A 161 million-year-old Mongolian fossil not only reveals a new species of salamanders, but also provides proof that much of the evolution of salamanders occurred in Asia.
For more than three years, scientists from the University of Chicago and Peking University in Beijing have been collecting thousands of salamander fossils, many of which preserve the entire skeleton and impressions of soft tissues, from seven excavation sites in Mongolia and China. Prior to the discovery in 1996 of the Chinese sites, scientists had complete salamander fossils dating back only to the Tertiary period, which began 65 million years ago.
“It’s remarkable to have the earliest-known salamanders with so much diversity, so many specimens and such high-quality preservation,” said Neil Shubin, Ph.D., professor and chairman of organismal biology and anatomy at the University of Chicago and lead author in the study. “Usually when you find the earliest-known animal, you only have one representative. But we have thousands. It’s a real opportunity to look at how salamanders have evolved.”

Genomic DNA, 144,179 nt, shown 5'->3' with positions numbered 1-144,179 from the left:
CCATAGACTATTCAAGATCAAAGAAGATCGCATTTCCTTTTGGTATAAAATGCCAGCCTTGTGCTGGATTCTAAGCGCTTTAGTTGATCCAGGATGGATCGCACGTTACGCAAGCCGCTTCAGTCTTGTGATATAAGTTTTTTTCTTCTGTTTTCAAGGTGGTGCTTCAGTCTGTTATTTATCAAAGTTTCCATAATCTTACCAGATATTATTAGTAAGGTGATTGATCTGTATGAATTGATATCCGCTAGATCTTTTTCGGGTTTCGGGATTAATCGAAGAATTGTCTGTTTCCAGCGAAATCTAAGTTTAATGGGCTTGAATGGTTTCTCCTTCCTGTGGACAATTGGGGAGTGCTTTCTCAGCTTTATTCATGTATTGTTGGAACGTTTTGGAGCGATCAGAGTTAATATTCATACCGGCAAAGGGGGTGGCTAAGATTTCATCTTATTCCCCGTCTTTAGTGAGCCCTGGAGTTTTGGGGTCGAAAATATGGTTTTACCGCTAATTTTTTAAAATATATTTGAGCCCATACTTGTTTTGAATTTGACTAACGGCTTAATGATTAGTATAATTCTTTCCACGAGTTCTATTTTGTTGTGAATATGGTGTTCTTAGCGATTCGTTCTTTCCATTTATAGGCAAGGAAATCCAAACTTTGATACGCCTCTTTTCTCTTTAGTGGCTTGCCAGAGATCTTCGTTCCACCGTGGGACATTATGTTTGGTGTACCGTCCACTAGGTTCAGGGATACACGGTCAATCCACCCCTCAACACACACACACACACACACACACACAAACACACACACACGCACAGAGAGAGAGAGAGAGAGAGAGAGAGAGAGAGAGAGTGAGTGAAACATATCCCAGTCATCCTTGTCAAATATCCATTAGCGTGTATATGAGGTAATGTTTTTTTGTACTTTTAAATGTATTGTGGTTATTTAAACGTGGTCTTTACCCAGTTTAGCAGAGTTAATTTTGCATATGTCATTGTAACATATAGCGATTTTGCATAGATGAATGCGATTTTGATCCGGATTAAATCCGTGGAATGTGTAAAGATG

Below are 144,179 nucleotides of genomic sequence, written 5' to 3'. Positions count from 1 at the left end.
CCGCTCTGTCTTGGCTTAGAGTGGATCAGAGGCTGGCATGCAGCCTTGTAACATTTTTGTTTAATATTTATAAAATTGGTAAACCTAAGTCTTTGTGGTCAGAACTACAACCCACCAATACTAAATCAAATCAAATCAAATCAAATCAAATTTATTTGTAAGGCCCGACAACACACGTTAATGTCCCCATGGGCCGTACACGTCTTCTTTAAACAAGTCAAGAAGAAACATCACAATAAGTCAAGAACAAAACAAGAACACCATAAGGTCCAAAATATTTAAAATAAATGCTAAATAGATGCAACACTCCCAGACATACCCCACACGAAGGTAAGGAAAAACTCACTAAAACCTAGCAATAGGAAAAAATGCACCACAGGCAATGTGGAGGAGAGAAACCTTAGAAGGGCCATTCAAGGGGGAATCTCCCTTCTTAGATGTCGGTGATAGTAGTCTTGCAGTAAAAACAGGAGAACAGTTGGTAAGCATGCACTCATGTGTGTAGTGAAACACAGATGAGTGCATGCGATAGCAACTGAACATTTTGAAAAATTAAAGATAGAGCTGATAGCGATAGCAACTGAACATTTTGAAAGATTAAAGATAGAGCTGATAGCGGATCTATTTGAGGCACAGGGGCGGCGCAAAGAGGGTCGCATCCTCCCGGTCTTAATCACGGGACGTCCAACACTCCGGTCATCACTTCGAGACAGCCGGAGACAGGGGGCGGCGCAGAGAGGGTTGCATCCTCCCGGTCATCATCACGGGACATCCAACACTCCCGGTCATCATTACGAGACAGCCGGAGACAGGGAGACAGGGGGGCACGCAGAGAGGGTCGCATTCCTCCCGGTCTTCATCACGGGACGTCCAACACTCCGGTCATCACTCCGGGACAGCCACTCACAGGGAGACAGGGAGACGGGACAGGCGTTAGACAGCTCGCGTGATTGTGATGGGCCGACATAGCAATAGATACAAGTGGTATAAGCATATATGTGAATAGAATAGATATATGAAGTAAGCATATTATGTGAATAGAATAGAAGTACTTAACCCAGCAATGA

Catherine Gianaro | EurekAlert!
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COMPAMED has become the leading international marketplace for suppliers of medical manufacturing. The trade fair, which takes place every November and is co-located to MEDICA in Dusseldorf, has been steadily growing over the past years and shows that medical technology remains a rapidly growing market.
In 2016, the joint pavilion by the IVAM Microtechnology Network, the Product Market “High-tech for Medical Devices”, will be located in Hall 8a again and will...
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